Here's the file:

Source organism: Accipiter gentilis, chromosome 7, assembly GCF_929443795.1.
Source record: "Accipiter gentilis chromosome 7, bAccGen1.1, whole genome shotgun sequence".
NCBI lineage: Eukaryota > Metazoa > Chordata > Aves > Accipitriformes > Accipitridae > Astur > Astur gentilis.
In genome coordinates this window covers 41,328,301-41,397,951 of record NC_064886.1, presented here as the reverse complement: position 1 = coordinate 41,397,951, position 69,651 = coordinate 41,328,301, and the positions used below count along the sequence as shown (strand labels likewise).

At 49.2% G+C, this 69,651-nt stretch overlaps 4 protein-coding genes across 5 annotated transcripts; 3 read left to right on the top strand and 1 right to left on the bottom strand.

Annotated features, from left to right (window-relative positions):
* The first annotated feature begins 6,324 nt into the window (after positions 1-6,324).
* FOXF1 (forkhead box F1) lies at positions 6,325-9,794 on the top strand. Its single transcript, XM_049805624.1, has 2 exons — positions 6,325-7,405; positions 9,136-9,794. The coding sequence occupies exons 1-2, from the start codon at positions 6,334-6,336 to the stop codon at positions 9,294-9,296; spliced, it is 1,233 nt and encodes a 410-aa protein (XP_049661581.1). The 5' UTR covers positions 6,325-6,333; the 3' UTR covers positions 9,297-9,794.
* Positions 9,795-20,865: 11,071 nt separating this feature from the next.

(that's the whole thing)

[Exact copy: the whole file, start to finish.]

Source organism: Accipiter gentilis, chromosome 7, assembly GCF_929443795.1.
Source record: "Accipiter gentilis chromosome 7, bAccGen1.1, whole genome shotgun sequence".
NCBI lineage: Eukaryota > Metazoa > Chordata > Aves > Accipitriformes > Accipitridae > Astur > Astur gentilis.
In genome coordinates this window covers 41,328,301-41,397,951 of record NC_064886.1, presented here as the reverse complement: position 1 = coordinate 41,397,951, position 69,651 = coordinate 41,328,301, and the positions used below count along the sequence as shown (strand labels likewise).

At 49.2% G+C, this 69,651-nt stretch overlaps 4 protein-coding genes across 5 annotated transcripts; 3 read left to right on the top strand and 1 right to left on the bottom strand.

Annotated features, from left to right (window-relative positions):
* The first annotated feature begins 6,324 nt into the window (after positions 1-6,324).
* FOXF1 (forkhead box F1) lies at positions 6,325-9,794 on the top strand. Its single transcript, XM_049805624.1, has 2 exons — positions 6,325-7,405; positions 9,136-9,794. The coding sequence occupies exons 1-2, from the start codon at positions 6,334-6,336 to the stop codon at positions 9,294-9,296; spliced, it is 1,233 nt and encodes a 410-aa protein (XP_049661581.1). The 5' UTR covers positions 6,325-6,333; the 3' UTR covers positions 9,297-9,794.
* Positions 9,795-20,865: 11,071 nt separating this feature from the next.